That day was hyperreal. Anyway, the next day it became pretty obvious things wouldn’t go as expected, either for better or for worse. People’s ways of life didn’t come to a sudden stop as the hot sun rose that morning. There are still dinners in restaurants (fewer — or far fewer) to be had, extravagant gadgets and other toys are still bought and sold, some people lost their jobs while others got raises. I have close friends who were forced to go back to their parents’, while others moved into a bigger apartments with their partners and their kids went to kindergarten. But still, the overall feeling of 2011 is indeed depressive, that injustice and overall stupidity were on the rise in this country. The expectation for 2012 is that the austerity forced from Above will do no good, and may in fact force good people into doing things they are not supposed to in a healthy society: leave the country or fight the power(s).

Then again, consider that week in November: I had been well down in the dumps, counting evey day until that Tuesday when I’d get my first paycheck of the school year. The day before, I was penniless and attending a meeting concerning a play I was going to make video for. As I search my backpack’s pockets for a scrap of paper in which to write a quick note, a 50 euro bill comes out. I had stashed it there for safety before the summer and had completely forgotten about it. I called a close friend and invited her for dinner that night. On me. I had had to share that good fortune, and taste a bit of luxury after weeks on a tight budget. The very next day, as some kind of karmic reward, my paycheck has a significant raise — which I had actually expected last year (as finishing my Master’s degree had brought me to a new carreer position), but after getting no pay increase then I became cynical about it and didn’t expect it in the current ‘austerity’ climate. Feeling pleased about myself (even if you think I’m a shallow person for letting pecuniary rewards influence my self-esteem, the truth is, they did), I invited a girl I had met a few days before to go out with me the next weekend, and she replied she’d be delighted. We started dating but things didn’t last, and we parted ways after a couple of weeks. But despite that, if I could just capture the feeling of hope, the knowing things were going to be all right and that we’d get through these troubled times, the expectant happiness, all the optimism I felt during that week in a bottle, I would take a sip of it every day.

Despite it being 2011. Despite the IMF, the troikas, the precariousness, the expensive rents, the price hikes. Despite the Arab Spring going bad. Despite the populist Eurocrats, despite the US Republicans, despite our new Prime-Minister, the old Prime-Minister, and the people who vote in hate of a candidate. Despite Islamic terrorism, despite right-wing terrorism, and the jornalists and politicians who blame both on immigrants. Despite Obama being a letdown, despite Merkel and Sarkozy. Despite the easily offended and the eagerly offended. Despite censorship. Despite the thieves, despite the police, despite the politicians who blame everything on authority and the politicians who blame eveything on the poor. Despite earthquakes, despite floods, despite the heat and the freezing cold. Despite oil, coal and gas, despite nuclear power, despite the villages flooded by dams and the birds killed by wind farms, despite solar power and the exotic materials, toxic chemicals and the energy wasted in building batteries and panels. Despite the infinitely regressive ecologists who will never be satisfied. Despite anxiety, despite fear, despite suspictions. Despite fashion, despite technolust, despite gluttony. Despite the hypocrites and despite those who are bad at simple math:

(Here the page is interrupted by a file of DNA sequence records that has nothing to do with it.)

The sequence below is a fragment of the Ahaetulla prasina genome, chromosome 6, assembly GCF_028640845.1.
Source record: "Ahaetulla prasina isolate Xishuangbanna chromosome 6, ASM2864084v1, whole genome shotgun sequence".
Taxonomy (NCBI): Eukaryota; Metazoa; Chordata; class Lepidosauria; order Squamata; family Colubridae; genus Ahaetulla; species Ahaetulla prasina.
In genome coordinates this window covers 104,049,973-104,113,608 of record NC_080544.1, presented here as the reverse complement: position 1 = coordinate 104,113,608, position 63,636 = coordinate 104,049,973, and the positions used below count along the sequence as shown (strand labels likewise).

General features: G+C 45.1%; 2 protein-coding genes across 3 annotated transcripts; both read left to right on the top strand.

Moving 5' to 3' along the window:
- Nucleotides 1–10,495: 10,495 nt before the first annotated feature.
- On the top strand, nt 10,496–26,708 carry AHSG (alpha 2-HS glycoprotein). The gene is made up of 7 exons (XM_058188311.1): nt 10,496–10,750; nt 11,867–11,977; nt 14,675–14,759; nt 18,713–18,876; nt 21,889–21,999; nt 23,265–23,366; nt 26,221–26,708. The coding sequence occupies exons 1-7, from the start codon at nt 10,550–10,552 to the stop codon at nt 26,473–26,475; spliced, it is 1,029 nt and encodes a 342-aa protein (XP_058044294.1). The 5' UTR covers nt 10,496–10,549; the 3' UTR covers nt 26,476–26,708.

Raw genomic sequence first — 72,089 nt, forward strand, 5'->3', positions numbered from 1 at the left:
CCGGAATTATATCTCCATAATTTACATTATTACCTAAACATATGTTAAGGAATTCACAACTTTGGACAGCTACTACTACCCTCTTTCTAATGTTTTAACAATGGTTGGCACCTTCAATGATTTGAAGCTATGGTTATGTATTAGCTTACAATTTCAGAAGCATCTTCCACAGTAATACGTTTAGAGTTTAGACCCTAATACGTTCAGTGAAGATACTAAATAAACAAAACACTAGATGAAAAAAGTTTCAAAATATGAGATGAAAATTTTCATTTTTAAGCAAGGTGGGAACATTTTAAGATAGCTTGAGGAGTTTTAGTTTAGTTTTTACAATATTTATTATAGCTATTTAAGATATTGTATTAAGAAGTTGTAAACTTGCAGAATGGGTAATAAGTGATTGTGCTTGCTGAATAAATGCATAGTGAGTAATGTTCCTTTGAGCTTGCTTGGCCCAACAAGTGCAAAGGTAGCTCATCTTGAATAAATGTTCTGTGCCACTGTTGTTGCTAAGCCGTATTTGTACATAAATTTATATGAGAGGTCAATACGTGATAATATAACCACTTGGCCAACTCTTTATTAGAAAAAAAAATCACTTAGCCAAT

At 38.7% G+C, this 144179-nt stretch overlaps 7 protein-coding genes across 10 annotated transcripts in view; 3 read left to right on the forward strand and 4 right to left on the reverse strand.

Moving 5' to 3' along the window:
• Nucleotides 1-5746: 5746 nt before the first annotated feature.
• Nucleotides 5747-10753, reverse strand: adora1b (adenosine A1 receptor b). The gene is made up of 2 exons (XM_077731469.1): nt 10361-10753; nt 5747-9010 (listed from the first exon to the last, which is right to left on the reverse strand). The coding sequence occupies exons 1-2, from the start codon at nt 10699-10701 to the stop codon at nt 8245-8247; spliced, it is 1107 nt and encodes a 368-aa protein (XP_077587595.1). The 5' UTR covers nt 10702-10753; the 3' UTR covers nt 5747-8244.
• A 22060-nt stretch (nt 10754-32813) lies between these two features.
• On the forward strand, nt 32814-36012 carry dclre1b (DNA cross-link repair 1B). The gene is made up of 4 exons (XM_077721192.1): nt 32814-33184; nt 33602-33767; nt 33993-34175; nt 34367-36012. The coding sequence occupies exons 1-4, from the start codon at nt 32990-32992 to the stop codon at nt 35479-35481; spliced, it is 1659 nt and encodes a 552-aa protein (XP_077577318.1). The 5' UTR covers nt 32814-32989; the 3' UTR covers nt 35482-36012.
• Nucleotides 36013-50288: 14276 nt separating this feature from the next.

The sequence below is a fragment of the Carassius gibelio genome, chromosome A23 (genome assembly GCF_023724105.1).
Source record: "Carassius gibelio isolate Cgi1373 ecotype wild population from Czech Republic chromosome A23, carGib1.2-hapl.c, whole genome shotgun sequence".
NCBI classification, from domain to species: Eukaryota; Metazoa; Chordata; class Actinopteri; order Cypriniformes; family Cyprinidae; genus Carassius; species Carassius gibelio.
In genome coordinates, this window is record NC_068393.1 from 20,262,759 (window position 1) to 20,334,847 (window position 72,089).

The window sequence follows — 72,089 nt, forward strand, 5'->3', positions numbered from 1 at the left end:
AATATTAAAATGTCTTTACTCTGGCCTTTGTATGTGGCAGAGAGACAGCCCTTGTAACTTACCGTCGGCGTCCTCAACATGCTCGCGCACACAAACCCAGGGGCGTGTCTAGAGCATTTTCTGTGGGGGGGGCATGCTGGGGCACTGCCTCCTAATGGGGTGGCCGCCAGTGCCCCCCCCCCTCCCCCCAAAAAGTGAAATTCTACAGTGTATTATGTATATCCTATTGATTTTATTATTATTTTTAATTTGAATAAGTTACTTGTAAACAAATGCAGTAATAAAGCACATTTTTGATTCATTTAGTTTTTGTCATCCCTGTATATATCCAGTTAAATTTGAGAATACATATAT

When you feel you are worth something, this all goes away. This is something all leaders and managers must know; this is something all lovers and friends must know.

For 2012, I expect the unexpected: the truly unexpected.

Today, as I got frustrated by my sluggish progress at a motion graphics job in which I was tasked with the most agonizingly long and boring copy, I found myself stacking effects on top of effects, just generating shit at random. Somehow I found this image pleasing, and it reminded me this aimless and purposeless exploration is something I do miss from my earlier years of doing stuff with computers.

So here’s a resolution: to set aside a few minutes every day for random purposeless.

If you happen to be around Venice, Italy next Friday (September 2nd) night, be sure to check out a screening of Change Your Habits Today at the Circuito Off Film Festival.

Yes, it may be true moneymaking necessities made my filmmaking career take a backseat to multimedia and hired video stuff, but it’s not entirely out yet. In fact, I’m ready to announce that I expect to have new film called Damião will be ready for premiere by the end of September. More on that soon.

Yours truly just came back from a week with family in Algarve, most precisely from Vilamoura. A place which I found, to be blunt, of pseudo-glamorous landscaped oppression for the nouveaux riche. Most tellingly were the demographics of the place, with a notorious gap from the age of the teenage patrons of expensive clubs to the age of their golf/yachting/casino-going parents. Surely most of the people of my own age/status I met were the attendants in the local commerce. I found myself with not much left to do except for eating icecream while reading newspapers about arson and looting.

My mood improved quite a lot on outings, though. Next to Vilamoura is the ugly and unfashionable Quarteira, but which at least feels like a real place, not like an open air shopping mall. It is a heartwarming and organic relic of 1980s mass tourism — and with an actually nicer beach to boot. I regret not having taken enough photos there. I also recommend a trip to Faro, the region’s capital, which not only is an old place with assorted monuments and whatnot, but also a rather good place to wander around. Photos coming soon.